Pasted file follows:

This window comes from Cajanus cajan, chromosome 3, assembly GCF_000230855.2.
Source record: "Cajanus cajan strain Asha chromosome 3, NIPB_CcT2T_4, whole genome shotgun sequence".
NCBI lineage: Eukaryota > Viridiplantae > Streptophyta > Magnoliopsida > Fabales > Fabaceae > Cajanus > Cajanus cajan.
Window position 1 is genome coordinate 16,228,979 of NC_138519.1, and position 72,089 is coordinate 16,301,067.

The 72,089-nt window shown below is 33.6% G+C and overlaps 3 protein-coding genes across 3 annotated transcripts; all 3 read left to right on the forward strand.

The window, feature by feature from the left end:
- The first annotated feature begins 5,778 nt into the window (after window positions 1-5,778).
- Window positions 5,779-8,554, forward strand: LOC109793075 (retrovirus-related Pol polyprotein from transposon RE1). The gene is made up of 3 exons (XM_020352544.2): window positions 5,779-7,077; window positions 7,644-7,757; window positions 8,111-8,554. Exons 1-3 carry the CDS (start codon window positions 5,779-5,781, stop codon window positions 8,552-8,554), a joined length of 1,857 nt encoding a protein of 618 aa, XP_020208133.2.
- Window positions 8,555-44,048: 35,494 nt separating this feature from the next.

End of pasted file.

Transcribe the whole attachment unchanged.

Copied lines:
This window comes from Cajanus cajan, chromosome 3, assembly GCF_000230855.2.
Source record: "Cajanus cajan strain Asha chromosome 3, NIPB_CcT2T_4, whole genome shotgun sequence".
NCBI lineage: Eukaryota > Viridiplantae > Streptophyta > Magnoliopsida > Fabales > Fabaceae > Cajanus > Cajanus cajan.
Window position 1 is genome coordinate 16,228,979 of NC_138519.1, and position 72,089 is coordinate 16,301,067.

The 72,089-nt window shown below is 33.6% G+C and overlaps 3 protein-coding genes across 3 annotated transcripts; all 3 read left to right on the forward strand.

The window, feature by feature from the left end:
- The first annotated feature begins 5,778 nt into the window (after window positions 1-5,778).
- Window positions 5,779-8,554, forward strand: LOC109793075 (retrovirus-related Pol polyprotein from transposon RE1). The gene is made up of 3 exons (XM_020352544.2): window positions 5,779-7,077; window positions 7,644-7,757; window positions 8,111-8,554. Exons 1-3 carry the CDS (start codon window positions 5,779-5,781, stop codon window positions 8,552-8,554), a joined length of 1,857 nt encoding a protein of 618 aa, XP_020208133.2.
- Window positions 8,555-44,048: 35,494 nt separating this feature from the next.